Its ad revenue has room to grow. Some 41% of Reddit’s US crowd is aged 18 to 34, and 64% rake in over $75,000 annually. That’s music to advertisers’ ears. Plus, Reddit’s AI-driven ad targeting is based on context and interests, so its ads hit close to home, making those marketing dollars work harder. And because a hefty chunk of its users shun other social platforms, Reddit gives advertisers a unique access.

It’s got data to sell. Reddit is more than memes and AMAs: it’s a data platform and a search engine. That deal with Google is a testament to the goldmine Reddit sits on: data the behemoths can use for sentiment analysis, trend spotting, and to train their colossal language models.

It also plans to profit from the user economy. Reddit plans to monetize the so-called user economy by enhancing tools and incentives for creators, and by launching a developer platform for community innovation, a contributor program to reward content creation, and a community marketplace for goods exchange.

Reasonable valuation: At $5 billion, Reddit would be valued on a multiple of just over six times estimated trailing sales. That would put it well below both Meta (at 9 times) and online scrapbook Pinterest (at 7.2 times). It’d be valued at roughly the same multiple as Snap, though it’s growing at a faster clip. More simply, its price – though not yet set – might not be suffering from the same speculative fever as Snap, which debuted at 60 times trailing sales back in the day.

What makes Reddit a portfolio downvote?

It’s got the usual social media headaches. These are the ones the whole industry faces: Google’s whims can slash the platforms’ traffic and the online ad economy could grind to a sudden halt if the economy slows down.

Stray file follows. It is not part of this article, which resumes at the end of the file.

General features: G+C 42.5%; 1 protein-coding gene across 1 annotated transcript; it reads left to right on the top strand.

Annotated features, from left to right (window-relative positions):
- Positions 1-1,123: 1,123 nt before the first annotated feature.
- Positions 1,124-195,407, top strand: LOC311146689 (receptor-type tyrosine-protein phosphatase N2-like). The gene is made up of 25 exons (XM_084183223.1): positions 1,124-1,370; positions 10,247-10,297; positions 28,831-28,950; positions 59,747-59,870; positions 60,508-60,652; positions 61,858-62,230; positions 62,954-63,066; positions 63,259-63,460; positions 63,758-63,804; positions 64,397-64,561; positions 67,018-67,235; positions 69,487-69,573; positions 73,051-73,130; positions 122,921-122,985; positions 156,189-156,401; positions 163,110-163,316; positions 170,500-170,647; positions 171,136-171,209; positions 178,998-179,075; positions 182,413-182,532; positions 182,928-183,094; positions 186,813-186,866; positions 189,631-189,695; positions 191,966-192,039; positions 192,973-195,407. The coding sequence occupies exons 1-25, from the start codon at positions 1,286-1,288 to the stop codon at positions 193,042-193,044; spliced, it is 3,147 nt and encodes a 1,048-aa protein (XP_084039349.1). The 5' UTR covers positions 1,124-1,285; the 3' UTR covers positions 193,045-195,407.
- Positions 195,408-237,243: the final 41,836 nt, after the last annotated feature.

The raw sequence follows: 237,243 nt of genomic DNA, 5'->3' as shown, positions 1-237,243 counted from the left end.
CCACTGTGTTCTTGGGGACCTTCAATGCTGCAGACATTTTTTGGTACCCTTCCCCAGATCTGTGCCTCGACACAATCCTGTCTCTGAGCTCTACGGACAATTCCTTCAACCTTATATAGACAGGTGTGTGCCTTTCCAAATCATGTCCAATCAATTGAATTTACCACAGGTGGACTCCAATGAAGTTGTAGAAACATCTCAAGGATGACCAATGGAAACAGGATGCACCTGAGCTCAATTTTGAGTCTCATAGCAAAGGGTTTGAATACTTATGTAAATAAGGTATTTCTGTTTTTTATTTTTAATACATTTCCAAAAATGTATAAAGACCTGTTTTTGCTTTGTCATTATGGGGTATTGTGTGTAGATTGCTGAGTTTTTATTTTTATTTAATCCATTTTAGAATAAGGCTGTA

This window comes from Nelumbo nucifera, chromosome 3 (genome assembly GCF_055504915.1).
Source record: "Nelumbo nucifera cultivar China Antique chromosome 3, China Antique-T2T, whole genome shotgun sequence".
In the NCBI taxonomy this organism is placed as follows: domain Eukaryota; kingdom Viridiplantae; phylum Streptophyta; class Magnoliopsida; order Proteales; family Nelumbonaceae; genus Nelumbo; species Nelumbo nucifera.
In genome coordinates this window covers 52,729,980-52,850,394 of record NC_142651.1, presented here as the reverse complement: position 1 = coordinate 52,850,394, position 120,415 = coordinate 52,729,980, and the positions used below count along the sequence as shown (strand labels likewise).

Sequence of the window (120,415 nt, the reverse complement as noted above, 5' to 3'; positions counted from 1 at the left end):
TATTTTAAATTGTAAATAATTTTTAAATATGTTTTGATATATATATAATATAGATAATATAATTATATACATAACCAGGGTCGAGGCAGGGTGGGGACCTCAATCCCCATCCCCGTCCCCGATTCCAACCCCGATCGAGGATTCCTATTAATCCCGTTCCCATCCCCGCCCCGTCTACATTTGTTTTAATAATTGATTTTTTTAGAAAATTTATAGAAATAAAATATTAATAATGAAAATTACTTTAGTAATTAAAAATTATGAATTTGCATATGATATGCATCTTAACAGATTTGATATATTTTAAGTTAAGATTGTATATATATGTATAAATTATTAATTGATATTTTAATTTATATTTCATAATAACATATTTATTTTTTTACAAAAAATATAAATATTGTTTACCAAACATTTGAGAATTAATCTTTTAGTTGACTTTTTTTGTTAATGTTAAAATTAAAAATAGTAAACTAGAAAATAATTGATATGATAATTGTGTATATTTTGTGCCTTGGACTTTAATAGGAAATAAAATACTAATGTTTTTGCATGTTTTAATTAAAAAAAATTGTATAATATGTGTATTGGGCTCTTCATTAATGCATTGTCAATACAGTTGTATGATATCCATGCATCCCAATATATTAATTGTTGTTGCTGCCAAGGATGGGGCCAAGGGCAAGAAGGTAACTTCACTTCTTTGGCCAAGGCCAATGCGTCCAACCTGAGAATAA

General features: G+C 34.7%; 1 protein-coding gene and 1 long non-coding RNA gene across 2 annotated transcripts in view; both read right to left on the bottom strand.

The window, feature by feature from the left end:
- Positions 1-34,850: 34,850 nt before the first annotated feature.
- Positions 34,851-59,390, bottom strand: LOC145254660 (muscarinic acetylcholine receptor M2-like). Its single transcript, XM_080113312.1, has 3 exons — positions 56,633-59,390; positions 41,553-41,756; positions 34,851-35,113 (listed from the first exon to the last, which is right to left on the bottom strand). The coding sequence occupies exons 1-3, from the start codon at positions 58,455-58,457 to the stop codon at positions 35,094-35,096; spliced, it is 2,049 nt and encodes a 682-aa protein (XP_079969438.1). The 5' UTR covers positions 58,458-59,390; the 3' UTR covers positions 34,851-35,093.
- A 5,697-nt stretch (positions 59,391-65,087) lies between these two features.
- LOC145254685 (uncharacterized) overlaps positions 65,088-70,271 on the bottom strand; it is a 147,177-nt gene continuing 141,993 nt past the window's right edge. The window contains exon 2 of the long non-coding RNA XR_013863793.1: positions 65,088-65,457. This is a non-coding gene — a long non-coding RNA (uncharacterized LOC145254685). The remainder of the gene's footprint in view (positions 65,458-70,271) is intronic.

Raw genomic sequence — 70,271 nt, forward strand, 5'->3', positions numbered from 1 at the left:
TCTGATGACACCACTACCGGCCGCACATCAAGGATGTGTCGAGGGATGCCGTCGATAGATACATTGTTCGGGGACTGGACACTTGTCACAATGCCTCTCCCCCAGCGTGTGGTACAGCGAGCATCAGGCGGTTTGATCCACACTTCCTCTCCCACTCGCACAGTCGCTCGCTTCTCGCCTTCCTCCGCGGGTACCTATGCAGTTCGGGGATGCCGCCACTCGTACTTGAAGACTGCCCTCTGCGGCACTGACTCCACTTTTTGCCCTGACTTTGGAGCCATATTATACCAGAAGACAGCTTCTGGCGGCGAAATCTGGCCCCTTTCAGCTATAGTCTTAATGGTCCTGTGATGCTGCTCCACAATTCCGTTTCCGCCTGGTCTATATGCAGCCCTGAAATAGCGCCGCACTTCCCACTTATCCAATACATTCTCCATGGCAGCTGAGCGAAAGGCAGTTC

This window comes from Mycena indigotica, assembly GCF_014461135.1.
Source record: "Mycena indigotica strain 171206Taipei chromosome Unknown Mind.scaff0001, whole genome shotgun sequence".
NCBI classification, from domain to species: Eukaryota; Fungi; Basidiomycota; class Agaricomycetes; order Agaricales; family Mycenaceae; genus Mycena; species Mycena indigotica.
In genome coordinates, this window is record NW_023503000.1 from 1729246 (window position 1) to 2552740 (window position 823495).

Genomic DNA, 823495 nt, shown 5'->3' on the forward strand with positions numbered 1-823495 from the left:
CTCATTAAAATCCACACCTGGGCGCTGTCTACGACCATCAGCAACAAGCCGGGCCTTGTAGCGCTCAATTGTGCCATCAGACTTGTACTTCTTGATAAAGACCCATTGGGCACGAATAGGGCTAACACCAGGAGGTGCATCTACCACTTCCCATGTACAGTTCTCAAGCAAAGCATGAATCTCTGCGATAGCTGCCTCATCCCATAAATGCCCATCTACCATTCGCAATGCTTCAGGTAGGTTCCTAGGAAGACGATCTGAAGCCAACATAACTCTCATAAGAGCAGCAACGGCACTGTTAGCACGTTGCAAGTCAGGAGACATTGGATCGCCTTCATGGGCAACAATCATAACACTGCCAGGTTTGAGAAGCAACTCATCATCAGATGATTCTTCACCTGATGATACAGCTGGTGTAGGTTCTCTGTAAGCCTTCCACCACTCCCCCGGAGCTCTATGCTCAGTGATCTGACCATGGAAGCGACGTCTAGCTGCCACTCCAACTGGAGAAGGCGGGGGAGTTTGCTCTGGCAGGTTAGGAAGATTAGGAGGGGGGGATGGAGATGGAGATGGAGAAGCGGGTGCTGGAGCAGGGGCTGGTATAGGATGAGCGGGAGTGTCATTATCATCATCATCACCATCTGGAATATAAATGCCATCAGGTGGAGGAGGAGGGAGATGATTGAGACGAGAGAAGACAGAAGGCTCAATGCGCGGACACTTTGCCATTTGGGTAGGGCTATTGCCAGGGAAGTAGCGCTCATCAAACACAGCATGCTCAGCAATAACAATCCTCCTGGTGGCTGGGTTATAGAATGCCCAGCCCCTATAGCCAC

It’s dependent on its user base. Reddit’s magic ingredient – a universe powered by users – doubles as its biggest risk. Keeping this crowd happy is a tightrope walk. Reddit’s moderators aren’t cashing paychecks by sticking around, after all, and for users, the internet’s awash with alternatives. An unpopular new ad format or content change could send them hurtling toward the exits. But what’s good for the meme crew might not always jive with profit goals. And don’t forget: these users have a rebellious streak and they’ve hit the off switch before, with over 7,000 subreddits vanishing in protest.

It’s yet to turn a profit. This wouldn’t necessarily be an issue for a young startup, but Reddit’s had nearly two decades in the trenches. You’d think that by now this company would’ve have cracked the code on how to turn its vast playground into a cash cow.

Its competition is heating up. Reddit operates with a core focus on communities, but startups like Quora, 9gag, SmartNews, and Knotch have all created intense competitive rivalry in this niche.

It may have some stock karma to contend with. Dishing out IPO shares to hardcore Redditors is innovative, but it could ultimately backfire. If the stock takes a dive, those same enthusiasts could flip sides faster than you can say “sell,” and there’d be no lockup period to hold them back. Just imagine Reddit becoming the next doomed meme stock craze, à la GameStop, courtesy of r/wallstreetbets.

AI is a double-edged sword. Reddit may be making money on AI now, thanks to its Google deal, but as AI gets smarter, so does the risk that this booming platform will become just another dataset, with no driver for direct site visits or ad views.

What’s the opportunity here?

It’s not hitting the market with eye-watering valuations, and sure, it’s sitting on some pretty neat growth avenues that could potentially line its shareholders’ pockets.

But let’s not kid ourselves here. It’s not what Ben Graham, the godfather of value investing, would’ve called a bargain. It’s definitely not in Warren Buffett’s high-quality stock playbook. And if it’s growth you want, there are probably more exciting opportunities around.

That doesn’t mean you can’t make money by investing in it – after all, market vibes will play a big role in its stock performance – but based on its fundamentals, it’s hardly worth going out of your way for.

If you’re still on the fence with this IPO, remember this: stock market debuts, by and large, aren’t the golden tickets they’re hyped up to be. Yeah, they can be exciting, but they’re hardly your ticket to long-term riches.

Stéphane Renevier is a global markets analyst at finimize.